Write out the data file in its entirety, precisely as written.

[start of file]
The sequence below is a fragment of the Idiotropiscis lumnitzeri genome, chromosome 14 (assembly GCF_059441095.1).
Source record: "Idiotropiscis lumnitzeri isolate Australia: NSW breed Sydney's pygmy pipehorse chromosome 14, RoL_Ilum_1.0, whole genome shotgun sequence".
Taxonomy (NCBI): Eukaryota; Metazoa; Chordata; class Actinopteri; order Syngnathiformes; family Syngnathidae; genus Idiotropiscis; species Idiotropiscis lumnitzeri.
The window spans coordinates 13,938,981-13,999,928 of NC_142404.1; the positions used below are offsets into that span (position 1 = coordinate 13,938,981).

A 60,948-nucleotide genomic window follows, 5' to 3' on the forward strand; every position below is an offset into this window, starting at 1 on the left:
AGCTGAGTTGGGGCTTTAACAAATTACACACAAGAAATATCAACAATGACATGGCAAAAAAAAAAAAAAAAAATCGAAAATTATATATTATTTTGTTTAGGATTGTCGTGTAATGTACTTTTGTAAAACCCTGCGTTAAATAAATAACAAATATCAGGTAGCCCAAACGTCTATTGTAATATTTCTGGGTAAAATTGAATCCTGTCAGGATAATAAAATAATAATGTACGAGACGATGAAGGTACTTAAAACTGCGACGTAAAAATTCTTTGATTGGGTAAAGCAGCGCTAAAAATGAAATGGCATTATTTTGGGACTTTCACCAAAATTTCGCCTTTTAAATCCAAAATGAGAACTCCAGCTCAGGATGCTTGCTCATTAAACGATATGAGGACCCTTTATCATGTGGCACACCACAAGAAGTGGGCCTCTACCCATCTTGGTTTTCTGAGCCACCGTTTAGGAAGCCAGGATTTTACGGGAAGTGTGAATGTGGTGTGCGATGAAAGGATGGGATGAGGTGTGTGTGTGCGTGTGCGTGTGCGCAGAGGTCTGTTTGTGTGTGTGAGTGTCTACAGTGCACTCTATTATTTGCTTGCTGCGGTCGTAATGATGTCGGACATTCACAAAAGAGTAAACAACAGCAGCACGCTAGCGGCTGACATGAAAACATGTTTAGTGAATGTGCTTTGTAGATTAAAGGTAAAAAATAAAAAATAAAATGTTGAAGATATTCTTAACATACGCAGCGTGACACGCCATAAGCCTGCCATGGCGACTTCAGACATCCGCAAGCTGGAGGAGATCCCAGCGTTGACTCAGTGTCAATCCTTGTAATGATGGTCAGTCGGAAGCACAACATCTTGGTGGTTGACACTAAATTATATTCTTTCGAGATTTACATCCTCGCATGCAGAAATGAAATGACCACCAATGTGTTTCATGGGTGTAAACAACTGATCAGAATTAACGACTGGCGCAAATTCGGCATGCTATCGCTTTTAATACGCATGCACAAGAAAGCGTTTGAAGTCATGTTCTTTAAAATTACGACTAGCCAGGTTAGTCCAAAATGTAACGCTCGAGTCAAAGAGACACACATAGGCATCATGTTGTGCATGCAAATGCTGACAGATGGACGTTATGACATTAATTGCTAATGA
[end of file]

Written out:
The sequence below is a fragment of the Idiotropiscis lumnitzeri genome, chromosome 14 (assembly GCF_059441095.1).
Source record: "Idiotropiscis lumnitzeri isolate Australia: NSW breed Sydney's pygmy pipehorse chromosome 14, RoL_Ilum_1.0, whole genome shotgun sequence".
Taxonomy (NCBI): Eukaryota; Metazoa; Chordata; class Actinopteri; order Syngnathiformes; family Syngnathidae; genus Idiotropiscis; species Idiotropiscis lumnitzeri.
The window spans coordinates 13,938,981-13,999,928 of NC_142404.1; the positions used below are offsets into that span (position 1 = coordinate 13,938,981).

A 60,948-nucleotide genomic window follows, 5' to 3' on the forward strand; every position below is an offset into this window, starting at 1 on the left:
AGCTGAGTTGGGGCTTTAACAAATTACACACAAGAAATATCAACAATGACATGGCAAAAAAAAAAAAAAAAAATCGAAAATTATATATTATTTTGTTTAGGATTGTCGTGTAATGTACTTTTGTAAAACCCTGCGTTAAATAAATAACAAATATCAGGTAGCCCAAACGTCTATTGTAATATTTCTGGGTAAAATTGAATCCTGTCAGGATAATAAAATAATAATGTACGAGACGATGAAGGTACTTAAAACTGCGACGTAAAAATTCTTTGATTGGGTAAAGCAGCGCTAAAAATGAAATGGCATTATTTTGGGACTTTCACCAAAATTTCGCCTTTTAAATCCAAAATGAGAACTCCAGCTCAGGATGCTTGCTCATTAAACGATATGAGGACCCTTTATCATGTGGCACACCACAAGAAGTGGGCCTCTACCCATCTTGGTTTTCTGAGCCACCGTTTAGGAAGCCAGGATTTTACGGGAAGTGTGAATGTGGTGTGCGATGAAAGGATGGGATGAGGTGTGTGTGTGCGTGTGCGTGTGCGCAGAGGTCTGTTTGTGTGTGTGAGTGTCTACAGTGCACTCTATTATTTGCTTGCTGCGGTCGTAATGATGTCGGACATTCACAAAAGAGTAAACAACAGCAGCACGCTAGCGGCTGACATGAAAACATGTTTAGTGAATGTGCTTTGTAGATTAAAGGTAAAAAATAAAAAATAAAATGTTGAAGATATTCTTAACATACGCAGCGTGACACGCCATAAGCCTGCCATGGCGACTTCAGACATCCGCAAGCTGGAGGAGATCCCAGCGTTGACTCAGTGTCAATCCTTGTAATGATGGTCAGTCGGAAGCACAACATCTTGGTGGTTGACACTAAATTATATTCTTTCGAGATTTACATCCTCGCATGCAGAAATGAAATGACCACCAATGTGTTTCATGGGTGTAAACAACTGATCAGAATTAACGACTGGCGCAAATTCGGCATGCTATCGCTTTTAATACGCATGCACAAGAAAGCGTTTGAAGTCATGTTCTTTAAAATTACGACTAGCCAGGTTAGTCCAAAATGTAACGCTCGAGTCAAAGAGACACACATAGGCATCATGTTGTGCATGCAAATGCTGACAGATGGACGTTATGACATTAATTGCTAATGA